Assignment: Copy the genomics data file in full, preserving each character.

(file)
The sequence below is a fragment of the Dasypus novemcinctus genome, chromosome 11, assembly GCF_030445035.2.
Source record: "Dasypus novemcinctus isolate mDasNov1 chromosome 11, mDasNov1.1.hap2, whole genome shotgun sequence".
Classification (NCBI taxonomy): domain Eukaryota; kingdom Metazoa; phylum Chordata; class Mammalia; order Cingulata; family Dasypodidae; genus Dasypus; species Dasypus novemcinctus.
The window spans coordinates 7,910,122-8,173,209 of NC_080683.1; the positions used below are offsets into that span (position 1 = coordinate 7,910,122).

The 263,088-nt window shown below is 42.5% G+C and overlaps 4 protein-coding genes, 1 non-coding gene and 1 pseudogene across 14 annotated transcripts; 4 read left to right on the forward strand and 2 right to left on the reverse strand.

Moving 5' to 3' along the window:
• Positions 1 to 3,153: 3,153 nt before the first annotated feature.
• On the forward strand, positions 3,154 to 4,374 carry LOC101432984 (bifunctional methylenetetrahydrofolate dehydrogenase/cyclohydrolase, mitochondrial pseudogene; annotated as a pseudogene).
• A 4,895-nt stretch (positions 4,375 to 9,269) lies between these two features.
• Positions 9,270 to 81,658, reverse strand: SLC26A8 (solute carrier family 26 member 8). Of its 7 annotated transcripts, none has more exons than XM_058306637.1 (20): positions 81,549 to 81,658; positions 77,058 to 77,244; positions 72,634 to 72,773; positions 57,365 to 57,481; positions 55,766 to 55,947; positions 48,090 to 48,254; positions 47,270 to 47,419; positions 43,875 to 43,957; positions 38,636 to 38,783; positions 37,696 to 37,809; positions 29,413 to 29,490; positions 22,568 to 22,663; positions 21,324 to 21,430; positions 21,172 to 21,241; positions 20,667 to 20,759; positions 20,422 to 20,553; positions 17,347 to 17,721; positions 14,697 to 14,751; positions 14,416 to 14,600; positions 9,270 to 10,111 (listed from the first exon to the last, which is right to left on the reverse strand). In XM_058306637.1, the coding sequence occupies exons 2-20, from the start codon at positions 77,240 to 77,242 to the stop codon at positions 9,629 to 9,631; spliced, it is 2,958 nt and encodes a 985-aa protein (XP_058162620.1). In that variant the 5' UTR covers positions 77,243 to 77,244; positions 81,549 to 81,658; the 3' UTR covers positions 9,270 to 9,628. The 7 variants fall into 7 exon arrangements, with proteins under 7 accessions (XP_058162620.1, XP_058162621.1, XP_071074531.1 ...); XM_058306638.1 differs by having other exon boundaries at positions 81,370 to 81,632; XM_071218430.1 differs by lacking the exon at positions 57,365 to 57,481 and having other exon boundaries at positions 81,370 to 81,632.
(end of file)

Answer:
The sequence below is a fragment of the Dasypus novemcinctus genome, chromosome 11, assembly GCF_030445035.2.
Source record: "Dasypus novemcinctus isolate mDasNov1 chromosome 11, mDasNov1.1.hap2, whole genome shotgun sequence".
Classification (NCBI taxonomy): domain Eukaryota; kingdom Metazoa; phylum Chordata; class Mammalia; order Cingulata; family Dasypodidae; genus Dasypus; species Dasypus novemcinctus.
The window spans coordinates 7,910,122-8,173,209 of NC_080683.1; the positions used below are offsets into that span (position 1 = coordinate 7,910,122).

The 263,088-nt window shown below is 42.5% G+C and overlaps 4 protein-coding genes, 1 non-coding gene and 1 pseudogene across 14 annotated transcripts; 4 read left to right on the forward strand and 2 right to left on the reverse strand.

Moving 5' to 3' along the window:
• Positions 1 to 3,153: 3,153 nt before the first annotated feature.
• On the forward strand, positions 3,154 to 4,374 carry LOC101432984 (bifunctional methylenetetrahydrofolate dehydrogenase/cyclohydrolase, mitochondrial pseudogene; annotated as a pseudogene).
• A 4,895-nt stretch (positions 4,375 to 9,269) lies between these two features.
• Positions 9,270 to 81,658, reverse strand: SLC26A8 (solute carrier family 26 member 8). Of its 7 annotated transcripts, none has more exons than XM_058306637.1 (20): positions 81,549 to 81,658; positions 77,058 to 77,244; positions 72,634 to 72,773; positions 57,365 to 57,481; positions 55,766 to 55,947; positions 48,090 to 48,254; positions 47,270 to 47,419; positions 43,875 to 43,957; positions 38,636 to 38,783; positions 37,696 to 37,809; positions 29,413 to 29,490; positions 22,568 to 22,663; positions 21,324 to 21,430; positions 21,172 to 21,241; positions 20,667 to 20,759; positions 20,422 to 20,553; positions 17,347 to 17,721; positions 14,697 to 14,751; positions 14,416 to 14,600; positions 9,270 to 10,111 (listed from the first exon to the last, which is right to left on the reverse strand). In XM_058306637.1, the coding sequence occupies exons 2-20, from the start codon at positions 77,240 to 77,242 to the stop codon at positions 9,629 to 9,631; spliced, it is 2,958 nt and encodes a 985-aa protein (XP_058162620.1). In that variant the 5' UTR covers positions 77,243 to 77,244; positions 81,549 to 81,658; the 3' UTR covers positions 9,270 to 9,628. The 7 variants fall into 7 exon arrangements, with proteins under 7 accessions (XP_058162620.1, XP_058162621.1, XP_071074531.1 ...); XM_058306638.1 differs by having other exon boundaries at positions 81,370 to 81,632; XM_071218430.1 differs by lacking the exon at positions 57,365 to 57,481 and having other exon boundaries at positions 81,370 to 81,632.